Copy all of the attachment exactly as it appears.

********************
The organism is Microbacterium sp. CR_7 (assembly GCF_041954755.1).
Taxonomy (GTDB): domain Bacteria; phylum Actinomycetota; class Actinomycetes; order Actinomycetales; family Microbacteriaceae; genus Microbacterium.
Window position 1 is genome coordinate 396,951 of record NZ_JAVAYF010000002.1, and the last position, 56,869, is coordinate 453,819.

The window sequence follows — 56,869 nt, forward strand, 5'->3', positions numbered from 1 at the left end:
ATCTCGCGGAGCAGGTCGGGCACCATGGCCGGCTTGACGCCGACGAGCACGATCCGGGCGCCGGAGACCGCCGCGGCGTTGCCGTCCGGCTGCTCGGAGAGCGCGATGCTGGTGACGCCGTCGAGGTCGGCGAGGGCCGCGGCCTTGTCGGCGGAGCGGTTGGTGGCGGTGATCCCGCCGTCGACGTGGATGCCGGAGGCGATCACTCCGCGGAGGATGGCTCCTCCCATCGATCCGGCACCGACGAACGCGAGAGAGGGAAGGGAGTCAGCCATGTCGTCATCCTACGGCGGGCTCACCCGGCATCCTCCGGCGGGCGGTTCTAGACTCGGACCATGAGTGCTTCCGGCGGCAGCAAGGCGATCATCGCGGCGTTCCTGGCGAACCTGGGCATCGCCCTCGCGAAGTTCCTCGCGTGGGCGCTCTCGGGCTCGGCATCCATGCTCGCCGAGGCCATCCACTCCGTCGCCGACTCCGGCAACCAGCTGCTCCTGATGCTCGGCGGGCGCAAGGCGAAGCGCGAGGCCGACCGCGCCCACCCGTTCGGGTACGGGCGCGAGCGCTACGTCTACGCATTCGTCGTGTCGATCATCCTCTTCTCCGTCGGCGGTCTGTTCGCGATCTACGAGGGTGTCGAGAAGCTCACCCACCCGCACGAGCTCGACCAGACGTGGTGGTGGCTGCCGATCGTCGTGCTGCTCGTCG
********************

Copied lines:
The organism is Microbacterium sp. CR_7 (assembly GCF_041954755.1).
Taxonomy (GTDB): domain Bacteria; phylum Actinomycetota; class Actinomycetes; order Actinomycetales; family Microbacteriaceae; genus Microbacterium.
Window position 1 is genome coordinate 396,951 of record NZ_JAVAYF010000002.1, and the last position, 56,869, is coordinate 453,819.

The window sequence follows — 56,869 nt, forward strand, 5'->3', positions numbered from 1 at the left end:
ATCTCGCGGAGCAGGTCGGGCACCATGGCCGGCTTGACGCCGACGAGCACGATCCGGGCGCCGGAGACCGCCGCGGCGTTGCCGTCCGGCTGCTCGGAGAGCGCGATGCTGGTGACGCCGTCGAGGTCGGCGAGGGCCGCGGCCTTGTCGGCGGAGCGGTTGGTGGCGGTGATCCCGCCGTCGACGTGGATGCCGGAGGCGATCACTCCGCGGAGGATGGCTCCTCCCATCGATCCGGCACCGACGAACGCGAGAGAGGGAAGGGAGTCAGCCATGTCGTCATCCTACGGCGGGCTCACCCGGCATCCTCCGGCGGGCGGTTCTAGACTCGGACCATGAGTGCTTCCGGCGGCAGCAAGGCGATCATCGCGGCGTTCCTGGCGAACCTGGGCATCGCCCTCGCGAAGTTCCTCGCGTGGGCGCTCTCGGGCTCGGCATCCATGCTCGCCGAGGCCATCCACTCCGTCGCCGACTCCGGCAACCAGCTGCTCCTGATGCTCGGCGGGCGCAAGGCGAAGCGCGAGGCCGACCGCGCCCACCCGTTCGGGTACGGGCGCGAGCGCTACGTCTACGCATTCGTCGTGTCGATCATCCTCTTCTCCGTCGGCGGTCTGTTCGCGATCTACGAGGGTGTCGAGAAGCTCACCCACCCGCACGAGCTCGACCAGACGTGGTGGTGGCTGCCGATCGTCGTGCTGCTCGTCG